“I knew people were really listening when my wife and I were watching The O.C.,  because we loved The O.C. when it was on (!!!), and a fictional character mentioned something about This American Life and another fictional character said, ‘This American Life? Is that that show by those hipster know-it-alls who talk about how fascinating ordinary people are?’ That’s when I knew.”

Ira’s touring show, “Radio stories and other stories,” began with only his iconic voice talking calmly, if not neurotically, from a dark stage. “I have gray hair,” he warned the audience. “And I look even Jew-ier than you thought I would, I’m sure of it.” The spotlight flickered onto his desk, and he began telling us about stories. His stories and other peoples’ stories, all while effortlessly arranging  the music and clips  through a CD player.

There were a few things that he mentioned that really stuck out to me. The first was that about half of TAL’s stories are gathered just from e-mails sent to their website. It’s that easy. I started thinking about the stories I’ve written and the ideas I could come up with for show themes. I tried to imagine myself reading aloud from some old non-fiction essay I had written. Could anyone find what I write interesting aside from the people who actually know me? I don’t know.

Ira also made note of his marriage, and how he thought it was a good one, but it’s so rare that he and his wife take the time to really talk about their feelings, which I thought was a way cool statement said by a fifty-something straight man. “We never take the time to say what we really think about. People open up on the radio because there’s anonymity there. You can hide while still getting your emotions out there.”

***

On Saturday, I spent the afternoon wandering around the Bayou City Arts Festival, which is kinda like Artsfest, only in a major city, and the point isn’t only to get wasted. I brought Zack’s digital SLR with me and took some pictures. I bought a keychain because I couldn’t afford any of the real art, which was much more innovative than anything I’ve ever seen at Artsfest in State College.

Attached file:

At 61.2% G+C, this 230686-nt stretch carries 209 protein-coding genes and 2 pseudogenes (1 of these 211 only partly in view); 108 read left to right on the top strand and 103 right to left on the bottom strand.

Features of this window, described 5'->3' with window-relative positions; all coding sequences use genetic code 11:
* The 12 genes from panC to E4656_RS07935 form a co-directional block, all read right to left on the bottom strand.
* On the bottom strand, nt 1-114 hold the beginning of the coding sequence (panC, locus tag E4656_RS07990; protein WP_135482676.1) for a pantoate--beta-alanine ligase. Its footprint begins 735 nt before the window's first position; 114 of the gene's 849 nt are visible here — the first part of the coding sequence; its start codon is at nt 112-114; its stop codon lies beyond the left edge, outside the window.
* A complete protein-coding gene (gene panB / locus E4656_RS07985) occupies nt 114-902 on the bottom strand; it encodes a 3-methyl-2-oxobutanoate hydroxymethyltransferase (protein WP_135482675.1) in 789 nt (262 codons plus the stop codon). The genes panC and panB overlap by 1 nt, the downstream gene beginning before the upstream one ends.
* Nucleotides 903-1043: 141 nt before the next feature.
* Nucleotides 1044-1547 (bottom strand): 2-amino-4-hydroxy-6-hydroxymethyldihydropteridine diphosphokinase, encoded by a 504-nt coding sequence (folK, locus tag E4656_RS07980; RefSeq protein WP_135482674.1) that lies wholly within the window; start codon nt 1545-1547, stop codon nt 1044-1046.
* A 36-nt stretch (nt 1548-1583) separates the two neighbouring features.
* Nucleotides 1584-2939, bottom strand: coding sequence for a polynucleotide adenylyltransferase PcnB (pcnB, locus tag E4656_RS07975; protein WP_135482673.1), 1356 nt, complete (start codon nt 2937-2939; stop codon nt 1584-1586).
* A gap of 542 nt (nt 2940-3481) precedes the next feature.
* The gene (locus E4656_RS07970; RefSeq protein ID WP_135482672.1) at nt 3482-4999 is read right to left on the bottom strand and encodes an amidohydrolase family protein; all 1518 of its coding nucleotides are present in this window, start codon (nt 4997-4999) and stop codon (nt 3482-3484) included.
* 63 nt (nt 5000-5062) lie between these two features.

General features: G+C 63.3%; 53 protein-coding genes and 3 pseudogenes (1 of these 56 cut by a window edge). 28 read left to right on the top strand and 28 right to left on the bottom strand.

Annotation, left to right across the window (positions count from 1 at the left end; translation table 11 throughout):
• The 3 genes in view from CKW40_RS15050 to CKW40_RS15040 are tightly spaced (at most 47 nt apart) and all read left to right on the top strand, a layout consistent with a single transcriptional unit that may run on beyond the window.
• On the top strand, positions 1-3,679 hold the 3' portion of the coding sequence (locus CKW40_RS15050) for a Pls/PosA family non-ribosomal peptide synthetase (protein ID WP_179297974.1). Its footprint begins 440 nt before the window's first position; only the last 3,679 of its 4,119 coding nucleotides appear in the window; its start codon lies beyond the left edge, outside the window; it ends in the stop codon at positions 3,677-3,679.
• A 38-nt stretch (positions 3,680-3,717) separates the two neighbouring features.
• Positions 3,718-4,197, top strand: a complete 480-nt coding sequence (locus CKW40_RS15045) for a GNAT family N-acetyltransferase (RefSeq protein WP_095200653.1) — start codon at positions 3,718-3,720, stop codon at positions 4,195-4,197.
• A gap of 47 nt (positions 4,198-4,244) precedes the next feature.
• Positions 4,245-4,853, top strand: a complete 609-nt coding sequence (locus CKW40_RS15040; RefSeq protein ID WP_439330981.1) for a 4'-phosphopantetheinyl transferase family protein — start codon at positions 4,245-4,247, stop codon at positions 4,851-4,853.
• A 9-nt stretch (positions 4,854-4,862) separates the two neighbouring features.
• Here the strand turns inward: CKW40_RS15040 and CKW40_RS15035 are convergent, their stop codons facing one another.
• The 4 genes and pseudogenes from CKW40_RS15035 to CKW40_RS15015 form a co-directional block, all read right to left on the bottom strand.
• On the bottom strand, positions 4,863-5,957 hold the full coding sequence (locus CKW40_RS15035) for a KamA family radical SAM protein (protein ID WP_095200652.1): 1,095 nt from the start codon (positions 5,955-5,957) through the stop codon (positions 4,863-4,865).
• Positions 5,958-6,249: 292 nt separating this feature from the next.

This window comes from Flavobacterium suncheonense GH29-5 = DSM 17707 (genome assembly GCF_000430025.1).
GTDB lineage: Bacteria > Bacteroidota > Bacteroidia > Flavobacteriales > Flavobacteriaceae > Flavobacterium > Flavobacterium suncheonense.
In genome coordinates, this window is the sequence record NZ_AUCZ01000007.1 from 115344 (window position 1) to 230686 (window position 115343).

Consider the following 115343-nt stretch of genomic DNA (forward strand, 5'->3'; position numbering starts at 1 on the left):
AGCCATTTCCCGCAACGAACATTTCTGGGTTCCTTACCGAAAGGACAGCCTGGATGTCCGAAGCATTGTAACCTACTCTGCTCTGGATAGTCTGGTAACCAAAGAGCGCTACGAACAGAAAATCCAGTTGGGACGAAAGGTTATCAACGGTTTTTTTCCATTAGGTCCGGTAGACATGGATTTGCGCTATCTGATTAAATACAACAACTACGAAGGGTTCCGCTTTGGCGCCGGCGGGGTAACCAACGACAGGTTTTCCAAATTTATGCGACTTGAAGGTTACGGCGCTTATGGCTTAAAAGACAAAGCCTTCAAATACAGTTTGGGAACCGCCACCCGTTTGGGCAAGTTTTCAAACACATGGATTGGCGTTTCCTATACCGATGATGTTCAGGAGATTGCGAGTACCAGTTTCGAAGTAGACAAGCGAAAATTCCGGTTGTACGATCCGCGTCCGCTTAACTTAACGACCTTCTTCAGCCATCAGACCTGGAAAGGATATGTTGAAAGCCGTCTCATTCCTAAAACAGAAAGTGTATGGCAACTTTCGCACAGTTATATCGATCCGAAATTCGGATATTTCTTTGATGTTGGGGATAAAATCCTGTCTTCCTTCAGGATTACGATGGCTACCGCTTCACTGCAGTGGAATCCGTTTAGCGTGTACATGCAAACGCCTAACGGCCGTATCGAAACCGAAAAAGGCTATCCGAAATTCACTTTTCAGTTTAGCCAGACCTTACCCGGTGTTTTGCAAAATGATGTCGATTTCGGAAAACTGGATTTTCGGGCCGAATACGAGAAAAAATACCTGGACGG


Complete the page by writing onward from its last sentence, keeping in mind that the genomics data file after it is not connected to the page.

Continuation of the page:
The whole time I was thinking, “Why can’t I do stuff like this? I need a hobby. How do you get a hobby? I want to take a photography class. But everyone takes pictures, right? I’ll never be that good. Dude, I want to start collaging. Yeah, mixed media. How do I do that without making myself look a bored eighth grader? I haven’t taken an art class since middle school.”

Then on Sunday, Zack and I went to Austin City Limits, where we listened to a handful of really fantastic bands and got horribly sunburnt. Pity party take two.

“I want to be a band (I used to play piano, but I can’t carry a tune). I want a jaw-dropping sense of fashion (need a bigger paycheck), and a waist line to match (need more self-control). I want to make music, or videos, or music videos. I need to learn how to operate computer programs that are useful. I gotta delete my Facebook.”

As Zack and I perused the art at ACL, I told him about the necklaces I used to make when I was younger and how I sold them at Rochelle’s in Wayne, and the t-shirt surgeries I used to perform in high school and all of the stencils I made. I used to have hobbies, I swear I did.

***

We met up with Matt Fox and his brothers for the Yeasayer set. I think I could count on one hand the times Matt and I hung out in real life. We’ve known each other for probably six years, but entirely through other, older Conestoga graduates and Livejournal. One of the first things he asked me was, “Are you still writing?” That’s how I was categorized by someone who doesn’t really know me, or knew me when I was eighteen. As someone who writes.

Goddamn. No. No, I’m not really writing.

I’m 23 now, and I’m feeling this insane pressure  to figure out what I really love and what I’m really good at. I need a passion. I need a hobby. Did I say that already? I need to either start blowing people out of the water with the stuff I was pretty good at in high school and college, like writing, or move the fuck along. And in the age of the Internet, how do you even get noticed for what you really can do? It feels like everyone’s trying to be the next big thing. It’s discouraging.

A lot of my extremely talented friends are doing really cool and creative shit with their lives right now. John is writing for the Denver Post and managing their music blog. Maddie is working for a badass design firm in SoHo, much like most of my other designer friends. Lindsay is interning at Bitch magazine in Portland.

My lack of radness makes me feel entirely mediocre. I need drive, or something. I womped to Zack before we fell asleep last night, staring at the ceiling. The dark room was my anonymity, my confessional, my personal radio show.

Zack tried to console me.

“I think you saw too much art this weekend,” he said.